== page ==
In the nineties, friendly fire became a public relations concern for the military. Thirty-five American soldiers, almost 1 in 4 of those killed during Desert Storm, died by friendly fire; 72 were wounded in those exchanges. Three-quarters of all American Abrams tanks and Bradley Fighting Vehicles destroyed or damaged in the war were taken down by the friendly fire. In one incident, a week after Hayles was relieved of his command, 6 U.S. soldiers were killed and 2  were wounded when two clusters of American armored vehicles began shooting at each other. The mistaken killing of combat allies has afflicted military forces for as long as humans have been fighting wars. In the 413 BC battle of Epipolae, during the Peloponnesian War, the Athenian army launched a nighttime assault on Syracusan forces, relying on code words to identify one another in the dark. It didn’t work. Syracusan troops overheard the password and began shouting it themselves. Mayhem ensued, with scores of Athenian soldiers killing one another. In Colonial America, no less a warrior than George Washington was involved in a friendly fire incident.

In 1758, during the French and Indian War, Washington, then an officer in the British army, led a detachment of infantry to seize a hill near present-day Latrobe, Pennsylvania, from French troops. The enemy fled as dusk fell, but a second British detachment stormed up the other side of the hill. In the ensuing skirmish, between thirteen and forty British and colonial soldiers were killed. Later, during the Civil War, Confederate general Stonewall Jackson was mistakenly shot by his own men outside Chancellorsville, Virginia, in 1863, with the resulting injuries contributing to his death a few weeks later. During the 1944 invasion of France, Allied aircraft had stripes painted on the top and bottom of their wings for positive identification by friendly forces. Sadly, the Allies’ ground forces lacked similar protective markings. In one incident, American bombers struck friendly troops in Normandy, wounding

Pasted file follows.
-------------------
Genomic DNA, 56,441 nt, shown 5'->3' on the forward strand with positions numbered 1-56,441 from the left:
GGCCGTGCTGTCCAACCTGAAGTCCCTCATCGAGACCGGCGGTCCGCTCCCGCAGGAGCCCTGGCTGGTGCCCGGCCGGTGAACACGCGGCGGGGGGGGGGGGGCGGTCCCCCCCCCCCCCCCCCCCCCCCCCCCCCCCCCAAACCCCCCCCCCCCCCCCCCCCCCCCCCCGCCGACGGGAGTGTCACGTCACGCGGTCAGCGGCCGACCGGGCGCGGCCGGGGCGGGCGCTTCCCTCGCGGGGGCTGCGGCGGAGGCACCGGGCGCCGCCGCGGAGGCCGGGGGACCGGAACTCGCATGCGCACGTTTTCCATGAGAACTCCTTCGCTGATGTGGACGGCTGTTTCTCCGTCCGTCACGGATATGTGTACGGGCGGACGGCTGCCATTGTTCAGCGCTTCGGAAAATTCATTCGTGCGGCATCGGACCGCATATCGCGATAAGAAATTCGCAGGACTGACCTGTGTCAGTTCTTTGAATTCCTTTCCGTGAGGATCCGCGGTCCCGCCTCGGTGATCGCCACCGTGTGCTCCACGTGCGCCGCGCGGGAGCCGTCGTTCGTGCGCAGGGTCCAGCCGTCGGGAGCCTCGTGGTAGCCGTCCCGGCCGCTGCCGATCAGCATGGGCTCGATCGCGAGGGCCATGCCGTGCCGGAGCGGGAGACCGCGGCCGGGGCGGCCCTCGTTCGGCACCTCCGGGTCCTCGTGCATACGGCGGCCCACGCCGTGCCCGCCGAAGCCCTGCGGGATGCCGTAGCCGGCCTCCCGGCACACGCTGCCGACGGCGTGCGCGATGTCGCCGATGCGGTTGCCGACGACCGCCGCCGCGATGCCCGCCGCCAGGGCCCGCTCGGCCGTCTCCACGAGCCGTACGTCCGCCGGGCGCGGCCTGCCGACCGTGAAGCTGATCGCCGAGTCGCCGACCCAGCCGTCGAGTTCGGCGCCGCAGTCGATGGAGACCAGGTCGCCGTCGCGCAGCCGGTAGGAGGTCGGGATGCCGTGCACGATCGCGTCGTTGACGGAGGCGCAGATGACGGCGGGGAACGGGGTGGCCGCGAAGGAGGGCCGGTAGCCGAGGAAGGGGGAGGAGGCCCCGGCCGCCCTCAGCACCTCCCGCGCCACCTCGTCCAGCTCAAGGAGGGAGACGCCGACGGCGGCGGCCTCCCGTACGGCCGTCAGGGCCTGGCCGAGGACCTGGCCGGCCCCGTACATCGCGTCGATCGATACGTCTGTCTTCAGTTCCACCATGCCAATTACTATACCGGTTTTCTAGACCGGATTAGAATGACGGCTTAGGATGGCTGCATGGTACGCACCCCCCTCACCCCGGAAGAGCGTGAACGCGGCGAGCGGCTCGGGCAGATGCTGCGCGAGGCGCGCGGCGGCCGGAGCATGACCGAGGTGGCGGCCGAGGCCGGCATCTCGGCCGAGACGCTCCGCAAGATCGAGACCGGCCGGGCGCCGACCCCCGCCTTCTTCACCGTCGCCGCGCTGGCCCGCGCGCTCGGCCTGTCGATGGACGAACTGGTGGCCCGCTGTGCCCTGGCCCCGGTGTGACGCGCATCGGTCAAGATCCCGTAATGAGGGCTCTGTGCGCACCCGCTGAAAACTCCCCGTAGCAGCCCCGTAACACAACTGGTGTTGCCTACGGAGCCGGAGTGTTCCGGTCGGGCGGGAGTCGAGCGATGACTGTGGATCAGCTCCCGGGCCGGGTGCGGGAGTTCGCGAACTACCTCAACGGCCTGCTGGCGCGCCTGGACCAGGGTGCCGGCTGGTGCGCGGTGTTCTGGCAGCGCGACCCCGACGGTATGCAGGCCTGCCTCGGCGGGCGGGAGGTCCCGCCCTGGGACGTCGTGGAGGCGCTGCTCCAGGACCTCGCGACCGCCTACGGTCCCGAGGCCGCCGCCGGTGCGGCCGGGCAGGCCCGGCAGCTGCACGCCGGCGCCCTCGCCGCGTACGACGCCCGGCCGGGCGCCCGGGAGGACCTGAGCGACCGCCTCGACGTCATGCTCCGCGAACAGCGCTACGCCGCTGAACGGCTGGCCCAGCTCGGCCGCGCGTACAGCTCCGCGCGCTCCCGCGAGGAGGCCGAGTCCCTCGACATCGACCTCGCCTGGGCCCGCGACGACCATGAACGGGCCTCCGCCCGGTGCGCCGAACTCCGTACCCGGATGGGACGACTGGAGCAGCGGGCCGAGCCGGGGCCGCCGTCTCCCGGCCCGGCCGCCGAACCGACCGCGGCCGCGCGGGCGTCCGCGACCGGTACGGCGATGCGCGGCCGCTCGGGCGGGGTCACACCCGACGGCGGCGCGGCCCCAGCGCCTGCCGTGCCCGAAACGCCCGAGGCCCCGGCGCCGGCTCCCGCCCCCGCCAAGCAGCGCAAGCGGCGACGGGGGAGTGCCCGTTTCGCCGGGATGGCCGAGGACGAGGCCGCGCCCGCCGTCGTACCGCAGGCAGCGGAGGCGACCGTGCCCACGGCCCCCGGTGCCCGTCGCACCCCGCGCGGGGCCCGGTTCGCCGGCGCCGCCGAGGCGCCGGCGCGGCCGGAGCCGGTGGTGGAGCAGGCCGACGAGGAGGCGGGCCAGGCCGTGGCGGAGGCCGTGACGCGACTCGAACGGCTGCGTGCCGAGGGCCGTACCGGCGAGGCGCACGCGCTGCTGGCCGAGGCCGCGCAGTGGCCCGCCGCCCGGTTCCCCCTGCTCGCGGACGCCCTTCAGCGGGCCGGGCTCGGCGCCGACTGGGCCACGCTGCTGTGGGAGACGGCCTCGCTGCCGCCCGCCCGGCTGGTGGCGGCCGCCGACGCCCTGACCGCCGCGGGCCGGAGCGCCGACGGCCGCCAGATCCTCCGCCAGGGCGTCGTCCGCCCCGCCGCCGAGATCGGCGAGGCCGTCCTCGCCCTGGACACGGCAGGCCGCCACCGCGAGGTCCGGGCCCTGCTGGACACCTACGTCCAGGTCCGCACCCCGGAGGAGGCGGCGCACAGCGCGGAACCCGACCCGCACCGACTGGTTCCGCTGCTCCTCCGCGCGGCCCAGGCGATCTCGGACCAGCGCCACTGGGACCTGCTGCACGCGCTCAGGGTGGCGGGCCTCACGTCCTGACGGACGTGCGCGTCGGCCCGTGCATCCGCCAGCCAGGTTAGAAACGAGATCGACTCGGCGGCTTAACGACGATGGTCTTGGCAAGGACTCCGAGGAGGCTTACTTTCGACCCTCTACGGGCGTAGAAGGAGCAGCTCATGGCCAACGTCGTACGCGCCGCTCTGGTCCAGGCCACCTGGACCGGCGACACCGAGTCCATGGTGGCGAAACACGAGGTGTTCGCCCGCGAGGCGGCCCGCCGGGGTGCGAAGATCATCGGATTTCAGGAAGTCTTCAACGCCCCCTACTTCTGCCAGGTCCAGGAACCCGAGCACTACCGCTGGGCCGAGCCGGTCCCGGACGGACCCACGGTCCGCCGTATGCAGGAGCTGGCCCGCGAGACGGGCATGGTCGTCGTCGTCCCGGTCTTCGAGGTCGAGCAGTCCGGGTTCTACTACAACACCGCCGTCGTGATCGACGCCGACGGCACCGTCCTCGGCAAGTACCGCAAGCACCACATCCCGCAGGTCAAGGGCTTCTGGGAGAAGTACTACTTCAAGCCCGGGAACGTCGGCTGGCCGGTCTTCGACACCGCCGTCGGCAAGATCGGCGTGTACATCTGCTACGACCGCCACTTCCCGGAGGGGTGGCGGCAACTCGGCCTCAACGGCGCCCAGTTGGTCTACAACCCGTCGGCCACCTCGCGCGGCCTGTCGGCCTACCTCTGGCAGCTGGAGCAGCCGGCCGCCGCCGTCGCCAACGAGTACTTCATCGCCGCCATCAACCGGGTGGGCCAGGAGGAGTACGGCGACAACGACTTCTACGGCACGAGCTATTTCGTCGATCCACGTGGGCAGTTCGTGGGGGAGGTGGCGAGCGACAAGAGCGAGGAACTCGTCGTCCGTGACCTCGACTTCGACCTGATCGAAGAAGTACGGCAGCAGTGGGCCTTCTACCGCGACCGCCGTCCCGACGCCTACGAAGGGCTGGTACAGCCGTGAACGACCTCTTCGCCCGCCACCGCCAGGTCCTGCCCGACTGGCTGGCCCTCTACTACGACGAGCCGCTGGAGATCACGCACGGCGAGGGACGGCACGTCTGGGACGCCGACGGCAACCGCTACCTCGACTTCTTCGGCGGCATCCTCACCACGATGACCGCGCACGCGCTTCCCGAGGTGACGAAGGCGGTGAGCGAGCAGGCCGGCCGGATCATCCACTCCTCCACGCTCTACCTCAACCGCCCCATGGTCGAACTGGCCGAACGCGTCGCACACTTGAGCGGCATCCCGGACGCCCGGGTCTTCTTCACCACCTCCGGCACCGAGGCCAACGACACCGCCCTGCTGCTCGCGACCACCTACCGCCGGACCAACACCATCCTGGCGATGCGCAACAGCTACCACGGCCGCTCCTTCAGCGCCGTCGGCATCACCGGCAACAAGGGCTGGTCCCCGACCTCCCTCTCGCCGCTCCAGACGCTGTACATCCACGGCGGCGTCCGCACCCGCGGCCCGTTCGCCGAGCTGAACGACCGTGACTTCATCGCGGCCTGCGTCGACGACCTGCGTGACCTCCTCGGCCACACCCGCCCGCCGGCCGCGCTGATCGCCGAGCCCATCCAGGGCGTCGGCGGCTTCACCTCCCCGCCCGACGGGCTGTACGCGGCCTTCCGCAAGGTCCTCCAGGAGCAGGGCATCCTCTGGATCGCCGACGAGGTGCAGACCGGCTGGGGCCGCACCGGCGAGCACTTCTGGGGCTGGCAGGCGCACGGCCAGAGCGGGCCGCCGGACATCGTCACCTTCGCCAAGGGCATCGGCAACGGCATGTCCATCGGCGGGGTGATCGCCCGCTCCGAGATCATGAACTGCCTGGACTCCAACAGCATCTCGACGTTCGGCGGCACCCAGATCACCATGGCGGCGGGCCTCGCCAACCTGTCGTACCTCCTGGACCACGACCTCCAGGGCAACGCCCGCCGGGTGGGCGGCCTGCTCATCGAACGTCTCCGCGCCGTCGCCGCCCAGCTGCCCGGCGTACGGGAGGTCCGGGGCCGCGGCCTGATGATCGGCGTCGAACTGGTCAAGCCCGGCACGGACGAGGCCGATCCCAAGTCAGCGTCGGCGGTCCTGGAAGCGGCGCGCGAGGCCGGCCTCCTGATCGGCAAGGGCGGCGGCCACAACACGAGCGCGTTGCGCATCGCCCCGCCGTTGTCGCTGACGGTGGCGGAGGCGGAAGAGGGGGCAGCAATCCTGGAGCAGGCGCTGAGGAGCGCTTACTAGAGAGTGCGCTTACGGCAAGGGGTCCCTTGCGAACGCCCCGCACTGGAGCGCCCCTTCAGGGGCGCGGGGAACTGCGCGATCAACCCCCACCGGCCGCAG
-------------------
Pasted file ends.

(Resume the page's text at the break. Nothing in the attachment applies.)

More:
490 U.S. service members and killing 111 others. Among the dead was Lieutenant General Lesley McNair, the highest-ranking American soldier to die in World War II. The recurrence of friendly fire incidents over the past century of American warfare, from World War II to the Vietnam War to today’s ongoing “forever war” in Afghanistan, should have come as no surprise to the Army. At the National Training Center, in Fort Irwin, California, controllers had been tracking every simulated shot fired by individuals, vehicles, and aircraft in intensive war games. In the years of mock combat preceding Desert Storm, a quarter of all shots fired during deliberate attacks struck friendly forces. But Big Army—the bureaucratic network of commands and directorates and fiefdoms, and the old bulls who preside over it—has long been skeptical of efforts to reduce the friendly fire. As General Gordon Sullivan, a tank commander and Army chief of staff, told an interviewer in 1993, “Friendly fire has always been with us . . . we cannot fix it in any kind of absolute sense.” A year later, two U.S. fighter jets misidentified and fired at two American helicopters over northern Iraq, shooting both down and killing all 26 passengers.

So, when Hayles presented his preliminary design for Flashlight, Big Army—true to form—decided not to implement it. The Army spent a few years attempting to develop other technologies but never fielded a comparable system to address friendly fire. With Flashlight stalled, Hayles tried to move on. He worked as a stockbroker, then founded and codirected the Arthur M. Spiro Institute for Entrepreneurial Leadership at Clemson University, in South Carolina. He made a good living as a management trainer. But his heart and mind remained stuck on the problem of friendly fire. Hayles was convinced he had the answer and that another war would needlessly kill more Americans. On that point he was relentless—he told nearly everyone he met about it. “I took quite a bit of abuse for it,” he told me with a throaty chuckle. Hayles’s prediction was correct. As American fighters swarmed into combat in Afghanistan and Iraq, friendly fire incidents proliferated. In late 2001, a U.S. airstrike in Afghanistan killed three American Special Forces, soldiers, injuring and nearly killing Hamid Karzai, who had recently returned from exile to be installed as Afghanistan’s next president. Several weeks later, in 2002, an American gunship mistakenly strafed a convoy in Afghanistan, killing the U.S.

Special Forces soldier. That same year, a U.S. fighter jet killed four Canadian soldiers with a laser-guided bomb. In March 2003, two U.S.“Warthog” attack planes responded to a call for help from a Marine company pinned down by Iraqi fire. In two passes, the jets killed several Marines they were supposed to help with missiles and gunfire.